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The Graham Album Review #1994

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Okan Ersan: Nibiru
by George Graham

(Independent release as broadcast on WVIA-FM 8/14/2019)

For many decades, jazz has been one of the most successful American exports. There have been times when the art-form was appreciated more overseas than it was in the country where it was born. In more recent decades, jazz-rock fusion has also been taken up by artists from all over, and indeed some of the more influential artist have come from elsewhere, such as John McLaughlin from the UK, Jean-Luc Ponty from France, and Joe Zawinul of Weather Report who was born in Austria. This week we have a first-rate fusion release by a Cypriot guitarist, with his mostly Turkish band. It’s Okan Ersan, and his new third release is called Nibiru.

Okan Ersan was born is Cyprus in 1972 and graduated with a music degree from Marmara University in Istanbul in 1994. He lists some of his guitar influences as Al DiMeola, Scott Henderson, Robben Ford, and Mike Stern. His touring has brought him to the US, where he performed at the Kansas City Jazz Festival, and over the years served as an opening act for Chick Corea, DiMeola, McLaughlin and others. He also previously recorded with drummer Dave Weckl, of the Chick Corea Elektric Band.

His new album Nibiru was recorded in Istanbul, with three Turkish-born players, Serkan Ozyilmaz on keyboards, Elem Pelit on bass and Volkan Oktem on drums. But the music is very much international, with an electric fusion sound that is both classic in its approach, recalling such artists as Jaco Pastorius, and especially Allan Holdsworth, with some more contemporary touches. Missing is any significant sonic indication that this music came from the Near East.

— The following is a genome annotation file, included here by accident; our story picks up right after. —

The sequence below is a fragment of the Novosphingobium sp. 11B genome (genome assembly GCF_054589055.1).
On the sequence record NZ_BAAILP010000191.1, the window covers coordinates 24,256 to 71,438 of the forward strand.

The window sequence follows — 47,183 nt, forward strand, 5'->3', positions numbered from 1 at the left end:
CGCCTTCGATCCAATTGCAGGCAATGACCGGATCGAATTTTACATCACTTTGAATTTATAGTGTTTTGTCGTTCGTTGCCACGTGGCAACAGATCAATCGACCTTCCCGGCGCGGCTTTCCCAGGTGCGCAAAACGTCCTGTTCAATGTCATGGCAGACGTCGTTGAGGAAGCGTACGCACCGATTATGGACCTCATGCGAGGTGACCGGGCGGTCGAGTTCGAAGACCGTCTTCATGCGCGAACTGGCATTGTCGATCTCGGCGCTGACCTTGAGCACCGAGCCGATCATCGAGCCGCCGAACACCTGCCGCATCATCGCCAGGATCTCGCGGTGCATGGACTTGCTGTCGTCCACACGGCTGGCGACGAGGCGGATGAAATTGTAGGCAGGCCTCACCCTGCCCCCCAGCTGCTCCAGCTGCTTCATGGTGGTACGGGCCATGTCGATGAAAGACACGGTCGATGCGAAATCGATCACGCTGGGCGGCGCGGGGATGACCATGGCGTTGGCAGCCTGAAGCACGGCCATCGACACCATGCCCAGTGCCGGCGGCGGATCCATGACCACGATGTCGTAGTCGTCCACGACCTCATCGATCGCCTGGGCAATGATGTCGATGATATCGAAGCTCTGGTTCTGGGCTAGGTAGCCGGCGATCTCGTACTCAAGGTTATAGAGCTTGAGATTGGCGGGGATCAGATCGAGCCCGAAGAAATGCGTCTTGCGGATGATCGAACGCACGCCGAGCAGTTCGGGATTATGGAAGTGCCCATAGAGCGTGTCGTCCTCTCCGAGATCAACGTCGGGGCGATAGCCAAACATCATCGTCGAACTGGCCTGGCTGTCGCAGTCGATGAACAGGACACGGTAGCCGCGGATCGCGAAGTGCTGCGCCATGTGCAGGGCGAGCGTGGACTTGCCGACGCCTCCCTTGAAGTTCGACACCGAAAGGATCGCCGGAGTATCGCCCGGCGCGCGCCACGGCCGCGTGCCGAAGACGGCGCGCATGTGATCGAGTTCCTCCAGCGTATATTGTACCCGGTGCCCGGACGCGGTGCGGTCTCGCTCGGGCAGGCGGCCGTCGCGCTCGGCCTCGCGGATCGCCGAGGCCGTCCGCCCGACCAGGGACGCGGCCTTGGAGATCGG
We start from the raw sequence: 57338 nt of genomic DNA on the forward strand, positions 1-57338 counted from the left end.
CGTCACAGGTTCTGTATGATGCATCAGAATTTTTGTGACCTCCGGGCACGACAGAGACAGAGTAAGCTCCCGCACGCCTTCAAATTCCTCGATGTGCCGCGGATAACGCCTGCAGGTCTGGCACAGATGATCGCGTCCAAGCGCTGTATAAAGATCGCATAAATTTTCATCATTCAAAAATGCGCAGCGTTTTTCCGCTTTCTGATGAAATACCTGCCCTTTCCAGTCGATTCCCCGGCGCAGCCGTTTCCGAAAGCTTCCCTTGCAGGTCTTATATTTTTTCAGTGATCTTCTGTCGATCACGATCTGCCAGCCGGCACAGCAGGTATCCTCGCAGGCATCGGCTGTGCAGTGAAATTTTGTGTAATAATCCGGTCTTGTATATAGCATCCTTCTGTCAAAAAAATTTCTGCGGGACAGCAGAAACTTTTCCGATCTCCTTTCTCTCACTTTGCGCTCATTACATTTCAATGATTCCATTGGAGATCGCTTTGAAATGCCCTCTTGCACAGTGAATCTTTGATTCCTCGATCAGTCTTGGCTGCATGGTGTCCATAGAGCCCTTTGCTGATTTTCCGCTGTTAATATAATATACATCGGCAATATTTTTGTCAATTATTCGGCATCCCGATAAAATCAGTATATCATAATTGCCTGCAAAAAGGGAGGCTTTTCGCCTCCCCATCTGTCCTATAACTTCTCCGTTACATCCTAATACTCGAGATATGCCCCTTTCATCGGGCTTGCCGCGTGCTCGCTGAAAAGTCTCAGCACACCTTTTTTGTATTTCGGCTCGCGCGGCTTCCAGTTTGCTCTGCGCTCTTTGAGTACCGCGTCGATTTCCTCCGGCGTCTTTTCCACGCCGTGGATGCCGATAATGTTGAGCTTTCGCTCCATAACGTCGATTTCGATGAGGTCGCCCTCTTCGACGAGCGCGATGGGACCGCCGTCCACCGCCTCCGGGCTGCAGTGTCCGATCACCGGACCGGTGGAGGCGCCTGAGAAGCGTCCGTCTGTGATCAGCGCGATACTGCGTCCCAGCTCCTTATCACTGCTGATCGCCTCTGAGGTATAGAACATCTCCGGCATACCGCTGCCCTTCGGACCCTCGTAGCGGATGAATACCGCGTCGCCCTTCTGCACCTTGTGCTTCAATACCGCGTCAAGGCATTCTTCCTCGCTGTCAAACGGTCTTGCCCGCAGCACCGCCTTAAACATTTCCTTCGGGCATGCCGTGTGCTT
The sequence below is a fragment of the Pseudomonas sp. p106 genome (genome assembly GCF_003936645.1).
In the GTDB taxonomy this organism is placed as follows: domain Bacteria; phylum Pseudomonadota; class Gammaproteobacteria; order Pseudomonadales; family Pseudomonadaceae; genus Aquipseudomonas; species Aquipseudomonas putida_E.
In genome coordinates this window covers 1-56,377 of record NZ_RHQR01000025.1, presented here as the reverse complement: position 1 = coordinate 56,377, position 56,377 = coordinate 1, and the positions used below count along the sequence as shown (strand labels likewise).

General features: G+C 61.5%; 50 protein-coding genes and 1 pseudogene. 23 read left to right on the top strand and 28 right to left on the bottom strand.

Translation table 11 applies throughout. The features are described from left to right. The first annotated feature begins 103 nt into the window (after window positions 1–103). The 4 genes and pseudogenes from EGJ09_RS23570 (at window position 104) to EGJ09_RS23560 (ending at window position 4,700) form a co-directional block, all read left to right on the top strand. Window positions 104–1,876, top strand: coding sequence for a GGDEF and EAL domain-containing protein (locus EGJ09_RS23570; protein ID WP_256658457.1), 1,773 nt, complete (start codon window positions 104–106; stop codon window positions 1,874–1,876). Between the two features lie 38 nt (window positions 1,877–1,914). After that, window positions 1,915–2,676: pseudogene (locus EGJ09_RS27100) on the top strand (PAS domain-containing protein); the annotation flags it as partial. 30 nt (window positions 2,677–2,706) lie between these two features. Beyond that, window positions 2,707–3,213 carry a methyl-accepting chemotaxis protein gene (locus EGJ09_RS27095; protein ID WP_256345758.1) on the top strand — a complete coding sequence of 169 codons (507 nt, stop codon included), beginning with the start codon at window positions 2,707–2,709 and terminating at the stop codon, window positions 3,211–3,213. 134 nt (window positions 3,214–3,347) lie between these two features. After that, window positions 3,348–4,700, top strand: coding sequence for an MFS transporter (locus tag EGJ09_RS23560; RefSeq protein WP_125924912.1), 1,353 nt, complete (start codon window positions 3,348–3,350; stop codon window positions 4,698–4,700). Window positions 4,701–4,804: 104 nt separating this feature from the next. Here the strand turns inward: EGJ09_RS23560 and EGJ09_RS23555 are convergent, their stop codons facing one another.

The title Nibiru is a reference to a fictitious planet of the same name, and the album’s seven tracks are titled as “chapters” in a kind of time and space journey, with titles like Gravitational Waves, and Deep Field a reference to one of the instruments on the Hubble Space Telescope. Some of the music can hint at space and sci-fi, but for the most part, the music is rather straight-ahead fusion, with tracks that range from very electric and angular, to one that is more of a ballad. Ersan is a first-rate guitarist, keeping the music interesting without getting into rock guitar cliches. The rest of the band are similarly tasteful, gathering the best influences of the fusion scene. Keyboard man Serkan Ozyilmaz can slip easily between some very electric keyboards, including what sounds like old analog synthesizers to more acoustic piano sounds. Drummer Volkan Oktem puts in some impressive solos on the album.

Each of the tracks has a numbered chapter name with a subtitle. The opening piece, Chapter One is called 6EQUJS (Wow Signal), named after what is thought to have been an extra-terrestial radio signal received in 1977, with the Morse code representation of the characters forming a rhythmic motif. The sound is classic fusion, showing the influence of Allan Holdsworth in the harmonic structure, with hints of the Chick Corea Electrik Band. <<>>

The following piece As Far Away As Possible is said to be inspired by the vastness of space and how light years are used for calculating distances. Keyboard man Ozyilmaz is featured prominently. I can hear some influence by Joe Zawinul of Weather Report in the arrangement. <<>>

On the more rock-oriented side of the fusion spectrum is Deep Field which is also nicely done, with interesting harmonic and sonic bits to keep things out of the realm of fusion cliches. <<>>

Things are even edgier on the track called Gravitational Waves with Ersan getting out his rock chops. <<>>

The “chapter” called Transcending is well-named for its more contemplative sound, with almost acoustic instrumentation <<>> though Ersan gets out a guitar synthesizer for his solo. <<>>

The album’s title track Niburu gives Ersan more room for a guitar solo, and he puts it to best advantage, with some impressive playing. <<>>

The recording closes with its shortest but most electric and rather quirky piece Space Jungle – Anunnaki. It has a kind of science-fiction sound to it, with the guitar and keyboard approach, along with what sounds like alien voices. <<>>

Okan Ersan’s new album Nibiru shows that the jazz rock fusion scene is flourishing internationally. The Cyprus-born guitarist and his Turkish band create music with the best of them. He joins another Turkish Cypriot fusion artist also named Ersan, bassist Oytan Ersan who released a strong album last year, and performers like Tigran Hamasyan from Armenia and Somesh Mathur from India, with worthwhile electric jazz-rock.

Our grade for sound quality is an “A.” Though the instrumentation is very electric and cranked up at times, there is good clarity, and the sound is clean and punchy.

While the jazz rock-fusion scene emerged over 40 years ago, it remains active in places both near and far.

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